The death knell of the holiday begins as the taxi from the airport takes the exit ramp on to Bell street.
Leaving the airport there is still a sense of going somewhere, the possibility of adventure as the straight-up and down of the Melbourne skyline looms up in the distance. To draw on a cliche (because travel writing does that to you) it’s like the shimmering towers of Camelot, familiar yet undiscovered.
Photo Isha Mistry
It’s a far cry driving from Rome Fiumicino airport through the outer suburbs and suddenly you catch a glimpse of the outline of the Coliseum. It’s a thrill driving in a taxi down Pitt Street in Sydney and getting a glimpse of the Harbour Bridge. Or glimpsing the silhouette of Pauls Cathedral as you approach central London.
I know every turn of the freeway, but because I am in travelling mode I can spot the strange and the quirky. My senses are still on high alert although the home-run is something I have done many times before. Things look the same yet different as they bounce into my line of vision. The Welcome to Melbourne sign as I leave the airport; DFO and the neverending freeway roadworks mean that I’m home.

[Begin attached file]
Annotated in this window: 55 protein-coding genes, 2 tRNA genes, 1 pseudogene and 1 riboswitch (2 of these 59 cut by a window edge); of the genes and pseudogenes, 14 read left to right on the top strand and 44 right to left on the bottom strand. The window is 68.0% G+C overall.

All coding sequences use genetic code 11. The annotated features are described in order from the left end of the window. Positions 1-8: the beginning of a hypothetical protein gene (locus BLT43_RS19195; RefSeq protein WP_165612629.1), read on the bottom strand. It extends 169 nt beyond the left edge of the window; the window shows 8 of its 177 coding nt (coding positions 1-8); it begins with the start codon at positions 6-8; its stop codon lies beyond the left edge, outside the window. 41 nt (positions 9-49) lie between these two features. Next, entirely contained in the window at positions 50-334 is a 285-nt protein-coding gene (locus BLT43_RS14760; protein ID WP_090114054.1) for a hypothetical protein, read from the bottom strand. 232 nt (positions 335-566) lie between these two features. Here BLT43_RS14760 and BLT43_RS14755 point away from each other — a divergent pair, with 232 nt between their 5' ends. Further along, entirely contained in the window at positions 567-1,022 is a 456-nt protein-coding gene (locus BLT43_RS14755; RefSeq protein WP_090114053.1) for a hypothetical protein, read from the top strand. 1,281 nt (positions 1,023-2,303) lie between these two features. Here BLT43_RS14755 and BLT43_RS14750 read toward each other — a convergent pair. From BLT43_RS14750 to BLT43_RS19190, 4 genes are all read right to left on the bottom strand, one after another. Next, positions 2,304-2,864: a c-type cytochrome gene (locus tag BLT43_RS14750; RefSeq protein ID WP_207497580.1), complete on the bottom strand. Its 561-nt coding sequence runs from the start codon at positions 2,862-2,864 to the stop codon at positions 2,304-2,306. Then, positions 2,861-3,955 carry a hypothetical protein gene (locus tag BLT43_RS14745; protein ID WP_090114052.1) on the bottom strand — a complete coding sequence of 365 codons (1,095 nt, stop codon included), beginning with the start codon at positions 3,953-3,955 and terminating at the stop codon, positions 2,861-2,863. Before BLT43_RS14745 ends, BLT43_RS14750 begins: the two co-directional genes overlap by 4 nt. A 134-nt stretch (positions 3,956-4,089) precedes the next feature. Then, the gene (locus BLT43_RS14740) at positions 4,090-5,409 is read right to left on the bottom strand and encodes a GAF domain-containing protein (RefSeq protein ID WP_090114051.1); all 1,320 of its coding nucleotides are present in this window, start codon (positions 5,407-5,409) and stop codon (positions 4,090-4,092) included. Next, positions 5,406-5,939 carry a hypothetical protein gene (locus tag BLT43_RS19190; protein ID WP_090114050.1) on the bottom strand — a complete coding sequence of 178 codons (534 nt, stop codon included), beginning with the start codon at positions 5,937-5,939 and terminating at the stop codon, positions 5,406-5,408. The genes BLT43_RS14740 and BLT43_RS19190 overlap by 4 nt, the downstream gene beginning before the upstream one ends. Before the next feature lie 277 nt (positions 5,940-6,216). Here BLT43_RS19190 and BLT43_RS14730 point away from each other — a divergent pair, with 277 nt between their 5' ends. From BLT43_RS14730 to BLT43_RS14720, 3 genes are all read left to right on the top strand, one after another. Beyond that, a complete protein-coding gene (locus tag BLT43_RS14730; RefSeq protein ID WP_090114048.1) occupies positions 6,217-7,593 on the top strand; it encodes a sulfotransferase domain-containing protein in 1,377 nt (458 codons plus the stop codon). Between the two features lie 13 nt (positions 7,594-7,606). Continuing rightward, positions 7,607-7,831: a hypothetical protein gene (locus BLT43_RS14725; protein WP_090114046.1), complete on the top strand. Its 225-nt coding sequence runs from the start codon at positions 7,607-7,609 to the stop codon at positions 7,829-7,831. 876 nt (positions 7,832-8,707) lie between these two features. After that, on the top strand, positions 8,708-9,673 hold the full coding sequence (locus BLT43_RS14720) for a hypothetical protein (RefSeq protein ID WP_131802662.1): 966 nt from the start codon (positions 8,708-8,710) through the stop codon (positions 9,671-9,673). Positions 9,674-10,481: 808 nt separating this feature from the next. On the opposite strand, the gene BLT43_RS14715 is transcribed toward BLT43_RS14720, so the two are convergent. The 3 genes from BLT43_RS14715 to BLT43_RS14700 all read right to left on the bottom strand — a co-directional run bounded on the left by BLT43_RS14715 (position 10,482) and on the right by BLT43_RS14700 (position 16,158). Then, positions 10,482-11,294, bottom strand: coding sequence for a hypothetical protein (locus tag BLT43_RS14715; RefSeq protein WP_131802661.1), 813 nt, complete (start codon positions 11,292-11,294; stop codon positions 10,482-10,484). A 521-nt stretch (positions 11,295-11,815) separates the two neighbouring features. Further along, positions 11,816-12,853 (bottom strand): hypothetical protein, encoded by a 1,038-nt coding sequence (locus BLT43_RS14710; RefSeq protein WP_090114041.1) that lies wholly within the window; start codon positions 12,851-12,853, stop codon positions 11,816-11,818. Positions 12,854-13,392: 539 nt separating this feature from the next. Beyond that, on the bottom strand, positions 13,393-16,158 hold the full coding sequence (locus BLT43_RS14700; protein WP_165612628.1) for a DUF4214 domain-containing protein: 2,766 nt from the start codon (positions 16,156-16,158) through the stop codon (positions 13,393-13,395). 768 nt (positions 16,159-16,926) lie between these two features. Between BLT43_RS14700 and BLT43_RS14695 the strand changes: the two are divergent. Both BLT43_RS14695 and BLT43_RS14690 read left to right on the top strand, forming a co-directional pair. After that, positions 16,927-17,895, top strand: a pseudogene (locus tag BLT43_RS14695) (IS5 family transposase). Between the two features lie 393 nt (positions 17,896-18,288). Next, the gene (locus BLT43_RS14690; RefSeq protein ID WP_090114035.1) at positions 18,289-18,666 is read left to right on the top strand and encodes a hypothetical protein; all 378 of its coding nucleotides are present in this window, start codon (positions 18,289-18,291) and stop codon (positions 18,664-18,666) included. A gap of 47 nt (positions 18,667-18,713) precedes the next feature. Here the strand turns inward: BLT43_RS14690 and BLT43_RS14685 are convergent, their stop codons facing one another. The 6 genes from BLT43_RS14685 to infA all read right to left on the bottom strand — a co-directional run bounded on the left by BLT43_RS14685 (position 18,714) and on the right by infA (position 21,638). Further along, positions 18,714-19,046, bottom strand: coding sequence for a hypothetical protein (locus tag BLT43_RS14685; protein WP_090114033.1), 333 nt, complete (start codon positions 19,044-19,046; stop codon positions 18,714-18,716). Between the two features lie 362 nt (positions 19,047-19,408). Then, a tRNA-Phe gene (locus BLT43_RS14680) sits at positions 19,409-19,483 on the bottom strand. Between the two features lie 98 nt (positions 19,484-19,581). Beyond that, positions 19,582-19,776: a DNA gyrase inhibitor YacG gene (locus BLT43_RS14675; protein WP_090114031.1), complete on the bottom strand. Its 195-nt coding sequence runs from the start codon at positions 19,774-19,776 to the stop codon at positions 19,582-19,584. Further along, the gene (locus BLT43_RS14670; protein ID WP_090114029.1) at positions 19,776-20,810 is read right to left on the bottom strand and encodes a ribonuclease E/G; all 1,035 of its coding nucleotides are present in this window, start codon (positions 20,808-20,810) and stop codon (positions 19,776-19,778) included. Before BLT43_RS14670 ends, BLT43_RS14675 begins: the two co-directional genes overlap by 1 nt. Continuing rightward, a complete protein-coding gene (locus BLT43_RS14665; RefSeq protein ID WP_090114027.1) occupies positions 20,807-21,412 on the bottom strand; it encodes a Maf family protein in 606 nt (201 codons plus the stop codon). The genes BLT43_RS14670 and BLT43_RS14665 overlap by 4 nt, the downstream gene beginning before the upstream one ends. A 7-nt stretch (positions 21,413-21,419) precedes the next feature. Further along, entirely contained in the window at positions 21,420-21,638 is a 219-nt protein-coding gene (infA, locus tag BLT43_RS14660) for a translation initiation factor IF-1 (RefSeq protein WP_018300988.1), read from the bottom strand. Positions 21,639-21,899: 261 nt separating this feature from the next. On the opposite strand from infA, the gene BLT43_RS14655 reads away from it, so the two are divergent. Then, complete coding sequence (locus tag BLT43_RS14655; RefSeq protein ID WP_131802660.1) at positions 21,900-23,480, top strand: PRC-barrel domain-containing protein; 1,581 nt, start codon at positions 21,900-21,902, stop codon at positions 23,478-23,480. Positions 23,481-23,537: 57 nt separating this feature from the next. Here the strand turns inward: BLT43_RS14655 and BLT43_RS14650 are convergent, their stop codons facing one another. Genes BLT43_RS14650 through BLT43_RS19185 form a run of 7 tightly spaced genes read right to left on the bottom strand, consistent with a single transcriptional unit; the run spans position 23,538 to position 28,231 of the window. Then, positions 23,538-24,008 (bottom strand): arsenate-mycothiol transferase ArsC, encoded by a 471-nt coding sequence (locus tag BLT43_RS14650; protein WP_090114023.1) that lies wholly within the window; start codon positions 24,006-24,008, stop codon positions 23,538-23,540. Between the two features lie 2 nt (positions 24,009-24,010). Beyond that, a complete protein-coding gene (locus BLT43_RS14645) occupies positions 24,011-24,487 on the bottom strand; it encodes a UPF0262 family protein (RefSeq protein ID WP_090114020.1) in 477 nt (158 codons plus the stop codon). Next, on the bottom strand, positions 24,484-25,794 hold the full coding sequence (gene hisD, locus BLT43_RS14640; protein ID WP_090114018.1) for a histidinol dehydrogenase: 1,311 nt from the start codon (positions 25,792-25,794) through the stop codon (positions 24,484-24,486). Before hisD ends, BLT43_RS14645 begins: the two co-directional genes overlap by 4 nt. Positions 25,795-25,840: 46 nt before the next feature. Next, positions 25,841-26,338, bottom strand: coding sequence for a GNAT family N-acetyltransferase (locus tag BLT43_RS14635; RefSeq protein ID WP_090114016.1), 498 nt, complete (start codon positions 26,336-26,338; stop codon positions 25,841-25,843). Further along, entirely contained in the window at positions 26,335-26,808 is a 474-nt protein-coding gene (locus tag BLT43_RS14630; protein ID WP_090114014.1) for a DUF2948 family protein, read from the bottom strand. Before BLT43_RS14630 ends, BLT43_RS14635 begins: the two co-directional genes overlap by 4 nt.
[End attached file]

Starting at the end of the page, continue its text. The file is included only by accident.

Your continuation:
This coming home bit can be just as painful if you’re returning from a one week trip or returning as an expat after ten years away.
The signs and symbols of that other life, the life you’d left behind are both comforting, and confronting. You’re not sure if you want to just accept them and get on with the business of living. You feel you should move on, settle down and be the responsible adult.Part of you wants to turn around and get back on a plane and hit the tarmac at Bangkok at 3am and smell the sweet tropical air.
It’s a rite of passage to travel; to seek out new experiences, to go off on a whim, to learn and live out the long-held dream of seeing the sunrise over the Andes, sailing the Greek islands or visiting Errol Flynn’s grave in Los Angeles.(on my list). But the re-entry process is a little talked about side effect of travel. The coming home can be just as painful as the departure as realities set in.
I know I’m close when the long flat line of weatherboard houses unfolds into fast food outlets, the long-closed aquarium shop and the tram terminus at Melville Road.
We all have our own versions of Bell street. Do we choose to enter or exit? We can choose to be the same or reinvent. We all want to be somewhere else.